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Wal-Mart beats 4Q profit forecasts

In this Tuesday, Feb. 17, 2009, file photo, shoppers leave a Wal-Mart in Danvers, Mass.
In this Tuesday, Feb. 17, 2009, file photo, shoppers leave a Wal-Mart in Danvers, Mass.
Lisa Poole, Associated Press

BENTONVILLE, Ark. — Wal-Mart Stores Inc. reported a 12 percent increase in profit for the fourth quarter as sale for the critical holiday shopping season perked up amid lower gas prices and an improving economy.

The world's largest retailer also announced that it was spending more than a $1 billion this year on a package of initiatives that will increase pay and enhance training for its 1.3 million U.S. workers. That includes a pay raise for 40 percent of its U.S. workers, about 500,000 people, in the next six months.

As part of the changes, the company is increasing its starting pay to at least $9 an hour in April, and $10 an hour by early February of next year. But the company said those moves would hurt profits in the short run as it offered a profit outlook below analysts' expectations.

Shares of Wal-Mart fell on the reduced profit outlook.

Still, Wal-Mart's results during the holiday quarter were an improvement after the Bentonville, Arkansas-based company has struggled with two years of either declining sales or no growth for a key sales figure.

Sales at stores open at least a year, considered a key indicator of a retailer's health, rose 1.5 percent at Wal-Mart stores, which make up 60 percent of the company's sales. That's a big jump from the 0.5 percent increase that it had in the previous quarter. The holiday quarter marked the first positive quarter since the third quarter of fiscal 2013.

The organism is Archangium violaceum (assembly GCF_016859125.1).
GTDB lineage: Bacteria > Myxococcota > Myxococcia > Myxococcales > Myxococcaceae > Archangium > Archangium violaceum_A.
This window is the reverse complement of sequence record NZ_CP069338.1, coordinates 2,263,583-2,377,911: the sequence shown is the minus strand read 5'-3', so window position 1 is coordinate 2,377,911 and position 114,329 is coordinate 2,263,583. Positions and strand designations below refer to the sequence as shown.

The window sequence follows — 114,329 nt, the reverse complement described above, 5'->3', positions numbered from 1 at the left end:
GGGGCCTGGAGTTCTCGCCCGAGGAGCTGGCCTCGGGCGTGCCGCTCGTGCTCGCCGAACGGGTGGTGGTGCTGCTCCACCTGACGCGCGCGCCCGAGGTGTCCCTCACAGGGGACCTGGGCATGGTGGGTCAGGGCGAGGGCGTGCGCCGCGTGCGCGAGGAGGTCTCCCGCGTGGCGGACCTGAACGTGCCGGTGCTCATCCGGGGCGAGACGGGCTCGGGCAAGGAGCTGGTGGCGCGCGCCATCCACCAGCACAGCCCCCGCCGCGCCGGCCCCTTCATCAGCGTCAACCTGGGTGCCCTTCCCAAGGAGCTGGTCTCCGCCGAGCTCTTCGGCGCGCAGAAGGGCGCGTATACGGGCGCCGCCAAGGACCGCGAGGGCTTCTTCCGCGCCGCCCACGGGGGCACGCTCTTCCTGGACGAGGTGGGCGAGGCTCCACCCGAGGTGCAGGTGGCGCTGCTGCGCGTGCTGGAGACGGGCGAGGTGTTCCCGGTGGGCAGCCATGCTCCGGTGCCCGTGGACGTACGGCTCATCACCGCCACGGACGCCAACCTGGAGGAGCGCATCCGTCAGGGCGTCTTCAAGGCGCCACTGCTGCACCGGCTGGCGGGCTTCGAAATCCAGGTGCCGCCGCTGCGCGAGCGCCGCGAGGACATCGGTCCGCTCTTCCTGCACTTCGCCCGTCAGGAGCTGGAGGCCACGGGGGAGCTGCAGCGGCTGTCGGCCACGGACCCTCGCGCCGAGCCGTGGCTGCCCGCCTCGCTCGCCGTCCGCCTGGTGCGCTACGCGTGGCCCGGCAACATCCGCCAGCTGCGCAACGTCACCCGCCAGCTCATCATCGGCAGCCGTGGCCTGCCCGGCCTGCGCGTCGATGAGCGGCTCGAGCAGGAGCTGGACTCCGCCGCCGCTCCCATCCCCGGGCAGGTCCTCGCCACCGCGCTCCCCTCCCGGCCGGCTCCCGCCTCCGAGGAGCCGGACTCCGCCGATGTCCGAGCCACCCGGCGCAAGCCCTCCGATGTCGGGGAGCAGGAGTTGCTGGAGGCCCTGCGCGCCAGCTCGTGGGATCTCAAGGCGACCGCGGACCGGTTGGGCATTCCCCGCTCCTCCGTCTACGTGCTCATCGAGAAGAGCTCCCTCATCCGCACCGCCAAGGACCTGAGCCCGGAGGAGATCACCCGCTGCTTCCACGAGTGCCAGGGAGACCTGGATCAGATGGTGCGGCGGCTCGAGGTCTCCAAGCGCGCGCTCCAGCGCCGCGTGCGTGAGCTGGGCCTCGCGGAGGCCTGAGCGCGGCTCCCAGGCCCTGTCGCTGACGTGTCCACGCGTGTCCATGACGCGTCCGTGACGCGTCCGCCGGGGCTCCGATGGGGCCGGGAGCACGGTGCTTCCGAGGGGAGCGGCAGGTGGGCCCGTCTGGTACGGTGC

"Clearly, our sales benefited from customers having more spending power due to lower gas prices in most of our large markets," said CEO Doug McMillon, according to a transcript of a conference call.

Wal-Mart is a barometer of consumer spending, and its challenges reflect the struggles of its low-income shoppers, who are being squeezed by stagnant wages and reduced government food stamps. But lower gas prices and an improving job picture appear to be finally making low-income shoppers spend a little more.

"We have work to do to grow the business," McMillon said in a statement. "We know what customers want from a shopping experience, and we're investing strategically to exceed their expectations and better position Wal-Mart for the future."

McMillon told The Associated Press in an interview earlier this week that it hopes that by investing more in its workers it will have a better customer experience and hopefully shoppers will spend more.

The company reported fourth-quarter earnings of $4.97 billion, or $1.53 per share in the quarter ended Jan. 31. That compares with $4.43 billion, or $1.36 per share, a year earlier.

Earnings, adjusted for nonrecurring costs, were $1.61 per share. The results beat Wall Street expectations. The average estimate of analysts surveyed by Zacks Investment Research was for earnings of $1.54 per share.

The world's largest retailer posted revenue $131.57 billion in the period, up 1.4 percent from a year earlier. That missed Wall Street forecasts. Analysts expected $132.32 billion, according to Zacks.

By division, Wal-Mart's U.S. business saw total sales rise 4.1 percent to $79.5 billion in the quarter, while the Sam's Club division had a 1.3 percent increase to $14.8 billion.

Wal-Mart's international business saw a 3.9 percent increase to $36.2 billion.

Wal-Mart expects full-year earnings to be $4.70 to $5.05 per share. That's below the $5.20 per share analysts expected, according to FactSet.

The company said that it expects earnings per share to be between 95 cents to $1.10 per share for the current quarter. Analysts expected $1.14 per share.

Shares fell nearly 2 percent, or $1.72, to $84.57 in morning trading.

Elements of this was generated by Automated Insights ( using data from Zacks Investment Research. Access a Zacks stock report on WMT at